Accueil > Recherche > Professeurs invités > Invités 2013-2014 > Aline VILLAVICENCIO

Dernière modification : 7 décembre 2016


Université fédérale du Rio Grande do Sul, Porto Alegre (Brésil)
Invitée du Lattice – mai 2014

Aline VILLAVICENCIO - invité 2013/2014

En mai 2014, le labex TransferS et le Lattice invitent le Pr. Aline Villavicencio de l’Université fédérale du Rio Grande do Sul, Brésil, spécialiste de l’acquisition du langage et de la modélisation des phénomènes correspondants, pour une série de conférences dispensées en anglais.




Langage acquisition 


Mercredi 7 mai- 10h30-12h30 - ENS, 45 rue d’Ulm - Salle Cartan

Language Acquisition and Probabilistic Models : keeping it simple
Joint work with Bob Berwick (MIT)
Play Hierarchical Bayesian Models (HBMs) have been used with some success to capture empirically observed patterns of under- and overgeneralization in child language acquisition. However, as is well known, HBMs are « ideal » learning systems, assuming access to unlimited computational resources that may not be available to child language learners. Consequently, it remains crucial to carefully assess the use of HBMs along with alternative, possibly simpler, candidate models. In this talk I describe an evaluation for a language acquisition domain where explicit HBMs have been proposed : the acquisition of English dative constructions. In particular, I present a detailed, empirically-grounded model-selection comparison of HBMs vs. a simpler alternative based on clustering along with maximum likelihood estimation, the linear competition learning (LCL). Results obtained demonstrate that LCL can match HBM model performance without incurring on the high computational costs associated with HBMs.


Mardi 20 mai- 10h00-12h30 - Laboratoire Lattice (1 rue Maurice Arnoux 92120 Montrouge) - Salle 512

Lexical and topological analysis of language acquisition and dissolution
Psycholinguistic studies on language acquisition, organization and dissolution have proposed several hypotheses to explain human processing of language, where factors such as frequency, polysemy and conventionality seem to influence language use. Recent studies have also indicated the impact of gender and age, with differences in language use between boys and girls found in longitudinal data. In this talk I will describe lexical and topological analyses of some target groups, including children for language acquisition, and clinical groups for language dissolution investigations.


Mercredi 21 mai- 10h00-12h30 - Laboratoire Lattice (1 rue Maurice Arnoux 92120 Montrouge) - Salle 512

Multiword expressions in language technology and language acquisition
Conventional ways of transmitting efficiently and concisely complex ideas and concepts in natural language in a particular domain or community often adopt Multiword Expressions (MWE). For example, « an old wives’ tale » as « an idea believed in the past but now known to be wrong ». MWEs are a heterogeneous set that includes various complex phenomena ranging from compound nouns and verb particle constructions to idioms, and have received considerable attention from researchers from a variety of disciplines, such as Linguistics, Psycholinguistics, and Natural Language Processing. Although their importance has long been recognised, their heterogeneous characteristics have proved a challenge to both linguistic and computational analysis. In this talk I examine some of these challenges and present an approach for their automatic identification. I then discuss some applications for their use in language technology and child language acquisition studies.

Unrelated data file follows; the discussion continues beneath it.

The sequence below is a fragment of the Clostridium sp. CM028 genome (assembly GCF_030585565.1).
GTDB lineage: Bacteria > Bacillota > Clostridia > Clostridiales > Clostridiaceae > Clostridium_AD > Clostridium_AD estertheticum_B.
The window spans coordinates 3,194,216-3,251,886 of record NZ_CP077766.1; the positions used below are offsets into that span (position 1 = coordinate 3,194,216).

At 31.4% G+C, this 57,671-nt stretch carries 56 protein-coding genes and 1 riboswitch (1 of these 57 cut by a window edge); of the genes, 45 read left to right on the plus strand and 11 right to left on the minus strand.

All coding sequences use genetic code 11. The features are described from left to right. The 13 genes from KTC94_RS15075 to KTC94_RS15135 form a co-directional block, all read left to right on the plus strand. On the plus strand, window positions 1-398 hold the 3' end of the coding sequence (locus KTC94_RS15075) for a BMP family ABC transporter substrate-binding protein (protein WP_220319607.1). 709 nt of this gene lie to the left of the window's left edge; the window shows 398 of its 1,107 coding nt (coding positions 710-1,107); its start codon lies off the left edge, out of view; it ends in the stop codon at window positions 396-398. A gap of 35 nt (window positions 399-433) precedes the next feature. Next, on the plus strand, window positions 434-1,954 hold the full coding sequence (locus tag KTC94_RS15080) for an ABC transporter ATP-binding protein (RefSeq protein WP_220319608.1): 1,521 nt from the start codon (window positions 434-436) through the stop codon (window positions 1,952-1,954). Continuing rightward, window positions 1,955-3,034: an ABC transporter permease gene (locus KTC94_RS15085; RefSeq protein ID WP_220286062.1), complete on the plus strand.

A language independent framework for Multiword Expressions Identification
A Multiword Expression (MWE) is a sequences whose interpretation crosses the word boundaries (Sag et al., 2002) and include compound nouns (credit card, mountain bike), phrasal verbs (carry on, go by [a name]), compound terms (benign tumor, nuclear fusion), etc. They are an integral part of language, and their importance has long been recognized. However, their heterogeneous characteristics have proved a challenge to both linguistic and computational analysis. In this paper we discuss some of these challenges along with a variety of approaches for semi-automatically finding and handling these expressions.


Aline Villavicencio is a senior lecturer in Computer Sciences at the Federal University of Rio Grande do Sul (Brazil), and a CNPq fellow. She was a visiting Scholar at MIT (USA) from 2011-2012, and at Saarland University in 2012-2013, with PhD and MPhil degrees from the University of Cambridge, UK. Her research has included work on computational language acquisition and grammar engineering for languages such as English and Portuguese.

She has coordinated several projects on these topics, which include collaboration with France, US and Latin American universities. She has organized events including the ACL-2007 and the EACL-2009, 2012 and 2014 Workshop on Cognitive Aspects of Computational Language Acquisition, and the ACL 2003, 2004, 2011, NAACL-2013 and Coling 2010 workshops on Multiword Expressions among others.

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